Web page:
I've created this topic solely to give a piece of advice to those of you who do your own vehicle maintenance. I recently got a 2006 Ford Taurus. I had never changed the oil in one before. The process is as straight forward as it is with any other vehicle, with one exception. The solenoid for the starter is maybe one inch below the oil filter, with the posts turned toward the oil filter. For those who don't know, in a car, the engine block, the frame, and everything attached to them that is not otherwise insulated, are all all negatively charged by virtue of being grounded to the negative post on the battery. Since the Taurus sits SO low to the ground, and the oil filter is just under the manifold on the front side of the engine, I decided it would be easier to get to it from above, which obstructed my view of the solenoid. Upon slipping the metal oil filter wrench over the oil filter, it also contacted the positively charged post on the solenoid, effectively shorting out the whole electrical system. In the moment, I wasn't sure what was happening when the wrench started arcing, so my first reaction was to remove the positive battery cable to break the connection and keep my battery from exploding. In the ~5 seconds it took me to get it off, it blistered my fingertips it was so hot. In every other vehicle I've ever worked on including my Dodge pickup truck, the Ford Explorer, and several others, the oil filter and starter were on completely opposite sides of the engine, so this was never an issue. If you do your own work and have a Ford Taurus, either use a rubber filter wrench, or be very careful when slipping your metal filter wrench on to make sure it doesn't touch the solenoid.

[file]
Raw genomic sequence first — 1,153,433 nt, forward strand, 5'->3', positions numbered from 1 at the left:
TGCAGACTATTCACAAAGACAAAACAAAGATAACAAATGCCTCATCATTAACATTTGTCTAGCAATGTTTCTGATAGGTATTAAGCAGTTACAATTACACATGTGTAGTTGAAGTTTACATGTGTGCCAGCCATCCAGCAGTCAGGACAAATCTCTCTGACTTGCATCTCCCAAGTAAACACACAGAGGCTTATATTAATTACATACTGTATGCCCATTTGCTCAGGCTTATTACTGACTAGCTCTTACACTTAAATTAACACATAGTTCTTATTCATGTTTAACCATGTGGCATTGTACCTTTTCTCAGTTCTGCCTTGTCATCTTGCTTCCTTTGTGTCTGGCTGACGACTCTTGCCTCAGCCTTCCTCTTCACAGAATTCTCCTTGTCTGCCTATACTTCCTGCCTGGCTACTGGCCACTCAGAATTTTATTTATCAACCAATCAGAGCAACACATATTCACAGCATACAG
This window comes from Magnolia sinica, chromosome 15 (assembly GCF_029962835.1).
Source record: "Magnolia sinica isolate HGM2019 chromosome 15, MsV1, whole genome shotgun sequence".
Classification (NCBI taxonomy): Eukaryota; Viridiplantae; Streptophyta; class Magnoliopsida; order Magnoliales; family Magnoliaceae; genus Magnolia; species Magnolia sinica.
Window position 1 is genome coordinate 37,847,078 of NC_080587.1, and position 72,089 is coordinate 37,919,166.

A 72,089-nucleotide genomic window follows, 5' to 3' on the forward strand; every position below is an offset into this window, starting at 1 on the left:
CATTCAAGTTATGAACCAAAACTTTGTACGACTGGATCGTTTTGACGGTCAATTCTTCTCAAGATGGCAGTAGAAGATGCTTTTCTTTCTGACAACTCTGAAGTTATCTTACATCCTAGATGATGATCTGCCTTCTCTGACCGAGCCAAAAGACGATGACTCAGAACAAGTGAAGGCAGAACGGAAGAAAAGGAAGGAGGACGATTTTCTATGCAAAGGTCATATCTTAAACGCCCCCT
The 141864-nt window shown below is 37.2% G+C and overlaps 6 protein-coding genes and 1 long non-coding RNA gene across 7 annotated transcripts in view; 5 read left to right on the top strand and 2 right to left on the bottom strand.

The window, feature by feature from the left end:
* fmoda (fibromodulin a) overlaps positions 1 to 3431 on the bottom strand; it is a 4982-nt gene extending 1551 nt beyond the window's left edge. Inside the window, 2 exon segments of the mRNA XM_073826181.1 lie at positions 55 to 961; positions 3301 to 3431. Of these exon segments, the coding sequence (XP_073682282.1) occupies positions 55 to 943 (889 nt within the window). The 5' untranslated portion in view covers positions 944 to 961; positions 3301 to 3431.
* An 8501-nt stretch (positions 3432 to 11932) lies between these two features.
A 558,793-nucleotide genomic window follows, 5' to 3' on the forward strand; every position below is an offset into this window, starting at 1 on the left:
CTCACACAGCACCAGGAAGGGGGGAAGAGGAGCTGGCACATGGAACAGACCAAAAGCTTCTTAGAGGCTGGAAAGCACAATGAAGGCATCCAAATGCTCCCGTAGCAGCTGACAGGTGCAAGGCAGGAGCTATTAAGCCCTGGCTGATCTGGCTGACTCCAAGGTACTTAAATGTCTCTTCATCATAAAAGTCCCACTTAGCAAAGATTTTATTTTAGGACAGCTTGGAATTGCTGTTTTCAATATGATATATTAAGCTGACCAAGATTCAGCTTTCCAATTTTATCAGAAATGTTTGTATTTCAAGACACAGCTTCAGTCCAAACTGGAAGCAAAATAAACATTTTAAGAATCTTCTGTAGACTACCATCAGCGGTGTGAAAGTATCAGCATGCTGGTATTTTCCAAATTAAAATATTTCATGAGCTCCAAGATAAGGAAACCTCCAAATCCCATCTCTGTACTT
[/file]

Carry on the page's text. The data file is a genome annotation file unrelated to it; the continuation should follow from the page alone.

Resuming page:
Here is a top-down view of the location of the oil filter.
Here's a close-up of the oil filter and solenoid.